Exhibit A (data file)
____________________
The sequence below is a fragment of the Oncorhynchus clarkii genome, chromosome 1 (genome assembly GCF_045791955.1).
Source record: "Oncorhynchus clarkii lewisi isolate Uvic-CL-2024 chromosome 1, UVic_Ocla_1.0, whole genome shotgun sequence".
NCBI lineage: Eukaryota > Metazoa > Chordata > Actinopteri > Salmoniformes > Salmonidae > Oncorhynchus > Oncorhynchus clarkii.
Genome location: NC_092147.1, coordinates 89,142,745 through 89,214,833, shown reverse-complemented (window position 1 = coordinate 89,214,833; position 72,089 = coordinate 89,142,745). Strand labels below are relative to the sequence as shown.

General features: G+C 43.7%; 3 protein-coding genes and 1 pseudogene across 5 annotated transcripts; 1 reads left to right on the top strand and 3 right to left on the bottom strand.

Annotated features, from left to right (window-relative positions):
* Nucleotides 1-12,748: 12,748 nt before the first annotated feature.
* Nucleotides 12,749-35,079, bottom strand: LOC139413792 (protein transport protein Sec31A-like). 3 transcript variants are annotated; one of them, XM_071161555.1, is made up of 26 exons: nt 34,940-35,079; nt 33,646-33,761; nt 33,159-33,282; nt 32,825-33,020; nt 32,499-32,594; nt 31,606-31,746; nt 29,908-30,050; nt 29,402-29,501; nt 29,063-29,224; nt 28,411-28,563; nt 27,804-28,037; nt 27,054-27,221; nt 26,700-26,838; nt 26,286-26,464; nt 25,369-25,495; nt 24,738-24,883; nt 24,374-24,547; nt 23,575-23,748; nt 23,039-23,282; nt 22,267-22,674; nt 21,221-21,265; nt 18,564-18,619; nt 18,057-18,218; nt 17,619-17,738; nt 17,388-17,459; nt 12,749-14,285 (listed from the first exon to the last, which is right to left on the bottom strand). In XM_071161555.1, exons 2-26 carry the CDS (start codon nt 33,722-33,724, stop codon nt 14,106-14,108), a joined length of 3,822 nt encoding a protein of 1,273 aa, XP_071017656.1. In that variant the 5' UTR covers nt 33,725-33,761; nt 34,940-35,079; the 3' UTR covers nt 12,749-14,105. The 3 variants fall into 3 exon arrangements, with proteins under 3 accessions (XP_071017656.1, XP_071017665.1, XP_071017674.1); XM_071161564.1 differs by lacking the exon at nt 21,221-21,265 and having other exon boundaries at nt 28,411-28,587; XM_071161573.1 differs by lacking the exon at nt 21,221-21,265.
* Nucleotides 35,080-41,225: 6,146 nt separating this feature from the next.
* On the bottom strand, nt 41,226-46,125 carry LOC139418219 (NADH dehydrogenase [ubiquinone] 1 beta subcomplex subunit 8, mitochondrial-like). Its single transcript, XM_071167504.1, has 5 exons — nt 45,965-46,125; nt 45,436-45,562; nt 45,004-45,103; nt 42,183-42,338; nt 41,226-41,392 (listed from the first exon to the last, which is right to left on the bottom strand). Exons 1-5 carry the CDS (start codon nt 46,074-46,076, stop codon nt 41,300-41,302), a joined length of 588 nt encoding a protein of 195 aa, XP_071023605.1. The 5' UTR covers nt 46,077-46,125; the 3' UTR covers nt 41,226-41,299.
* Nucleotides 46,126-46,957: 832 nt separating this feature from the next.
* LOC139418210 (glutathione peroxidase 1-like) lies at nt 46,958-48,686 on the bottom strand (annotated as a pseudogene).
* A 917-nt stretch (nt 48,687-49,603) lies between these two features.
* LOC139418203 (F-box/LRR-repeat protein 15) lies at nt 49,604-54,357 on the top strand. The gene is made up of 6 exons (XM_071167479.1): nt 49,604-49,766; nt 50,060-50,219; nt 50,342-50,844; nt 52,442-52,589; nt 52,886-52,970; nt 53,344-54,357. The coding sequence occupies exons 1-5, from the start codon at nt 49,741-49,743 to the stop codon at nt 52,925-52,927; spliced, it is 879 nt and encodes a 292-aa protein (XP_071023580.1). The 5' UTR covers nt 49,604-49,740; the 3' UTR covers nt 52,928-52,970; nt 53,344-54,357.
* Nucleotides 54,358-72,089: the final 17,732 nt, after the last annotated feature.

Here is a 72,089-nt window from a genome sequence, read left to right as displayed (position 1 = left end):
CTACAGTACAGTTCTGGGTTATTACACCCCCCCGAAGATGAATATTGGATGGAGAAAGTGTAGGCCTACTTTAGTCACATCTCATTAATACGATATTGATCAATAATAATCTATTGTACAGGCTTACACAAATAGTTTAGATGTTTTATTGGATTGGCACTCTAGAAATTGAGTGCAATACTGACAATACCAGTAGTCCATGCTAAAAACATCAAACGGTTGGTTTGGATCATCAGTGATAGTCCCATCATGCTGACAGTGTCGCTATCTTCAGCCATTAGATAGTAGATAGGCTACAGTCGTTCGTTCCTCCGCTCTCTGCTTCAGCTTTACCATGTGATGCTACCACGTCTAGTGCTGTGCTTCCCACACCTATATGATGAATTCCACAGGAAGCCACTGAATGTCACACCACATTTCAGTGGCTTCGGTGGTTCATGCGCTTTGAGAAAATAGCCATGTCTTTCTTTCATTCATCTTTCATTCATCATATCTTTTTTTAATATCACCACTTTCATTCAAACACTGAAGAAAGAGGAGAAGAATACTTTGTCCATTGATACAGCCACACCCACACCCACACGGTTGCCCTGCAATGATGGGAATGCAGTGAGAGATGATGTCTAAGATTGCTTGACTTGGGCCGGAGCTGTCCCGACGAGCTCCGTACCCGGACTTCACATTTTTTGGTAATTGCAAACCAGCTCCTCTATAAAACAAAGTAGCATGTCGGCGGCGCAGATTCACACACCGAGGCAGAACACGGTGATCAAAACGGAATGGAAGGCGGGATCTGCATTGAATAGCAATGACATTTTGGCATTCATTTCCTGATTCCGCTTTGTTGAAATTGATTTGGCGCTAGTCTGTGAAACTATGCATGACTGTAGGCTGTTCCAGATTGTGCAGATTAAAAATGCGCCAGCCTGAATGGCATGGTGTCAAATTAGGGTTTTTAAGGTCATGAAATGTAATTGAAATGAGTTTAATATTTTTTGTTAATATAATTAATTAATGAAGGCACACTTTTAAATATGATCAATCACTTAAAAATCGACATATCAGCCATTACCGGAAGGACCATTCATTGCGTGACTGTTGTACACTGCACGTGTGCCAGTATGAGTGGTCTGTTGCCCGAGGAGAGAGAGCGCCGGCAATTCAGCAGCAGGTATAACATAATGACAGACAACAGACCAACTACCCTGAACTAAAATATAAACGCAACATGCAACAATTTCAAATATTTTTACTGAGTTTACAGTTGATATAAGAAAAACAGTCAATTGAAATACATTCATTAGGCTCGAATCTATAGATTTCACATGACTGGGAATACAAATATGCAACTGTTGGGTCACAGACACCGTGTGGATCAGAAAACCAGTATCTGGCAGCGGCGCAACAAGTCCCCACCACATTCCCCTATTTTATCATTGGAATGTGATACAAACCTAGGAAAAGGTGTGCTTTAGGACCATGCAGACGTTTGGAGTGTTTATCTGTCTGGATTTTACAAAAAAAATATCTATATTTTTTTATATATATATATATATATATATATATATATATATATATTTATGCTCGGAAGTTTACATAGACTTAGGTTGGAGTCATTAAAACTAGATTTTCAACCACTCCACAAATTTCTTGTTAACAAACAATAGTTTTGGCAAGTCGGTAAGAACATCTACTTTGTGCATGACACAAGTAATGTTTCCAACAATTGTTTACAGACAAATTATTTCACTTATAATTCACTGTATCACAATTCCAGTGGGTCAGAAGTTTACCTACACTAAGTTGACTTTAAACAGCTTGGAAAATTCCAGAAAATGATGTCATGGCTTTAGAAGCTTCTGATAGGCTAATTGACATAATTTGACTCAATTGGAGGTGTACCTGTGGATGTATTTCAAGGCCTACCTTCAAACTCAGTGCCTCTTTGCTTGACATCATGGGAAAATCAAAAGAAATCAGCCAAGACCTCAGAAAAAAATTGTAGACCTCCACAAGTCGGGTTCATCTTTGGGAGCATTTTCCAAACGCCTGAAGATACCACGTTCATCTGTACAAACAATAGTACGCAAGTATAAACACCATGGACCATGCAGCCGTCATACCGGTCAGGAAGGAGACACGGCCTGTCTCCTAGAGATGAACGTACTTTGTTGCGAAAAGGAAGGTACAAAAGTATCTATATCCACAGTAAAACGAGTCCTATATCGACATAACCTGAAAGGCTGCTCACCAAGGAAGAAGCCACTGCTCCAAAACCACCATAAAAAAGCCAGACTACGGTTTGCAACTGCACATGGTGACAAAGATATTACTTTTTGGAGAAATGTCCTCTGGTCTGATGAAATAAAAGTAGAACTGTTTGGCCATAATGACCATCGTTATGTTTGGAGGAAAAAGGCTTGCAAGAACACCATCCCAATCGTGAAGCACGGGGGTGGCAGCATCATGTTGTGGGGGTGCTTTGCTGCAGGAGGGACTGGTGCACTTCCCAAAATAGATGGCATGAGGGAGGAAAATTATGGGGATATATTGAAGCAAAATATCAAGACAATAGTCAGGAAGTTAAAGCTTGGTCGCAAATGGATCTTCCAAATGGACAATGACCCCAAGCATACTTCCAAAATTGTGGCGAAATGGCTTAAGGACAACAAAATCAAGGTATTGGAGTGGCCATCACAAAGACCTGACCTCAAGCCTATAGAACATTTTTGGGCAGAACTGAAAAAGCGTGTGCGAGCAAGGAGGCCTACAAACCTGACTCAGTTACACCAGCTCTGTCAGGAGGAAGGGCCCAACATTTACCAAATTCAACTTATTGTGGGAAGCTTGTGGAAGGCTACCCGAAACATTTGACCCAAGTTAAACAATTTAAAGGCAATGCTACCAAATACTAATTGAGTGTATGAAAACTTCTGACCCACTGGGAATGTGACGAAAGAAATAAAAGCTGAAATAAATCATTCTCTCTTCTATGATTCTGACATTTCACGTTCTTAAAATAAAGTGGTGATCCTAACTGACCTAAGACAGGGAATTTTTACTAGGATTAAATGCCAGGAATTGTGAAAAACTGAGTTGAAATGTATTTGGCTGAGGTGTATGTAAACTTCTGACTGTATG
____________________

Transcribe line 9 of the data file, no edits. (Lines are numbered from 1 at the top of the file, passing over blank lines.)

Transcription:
* Nucleotides 35,080-41,225: 6,146 nt separating this feature from the next.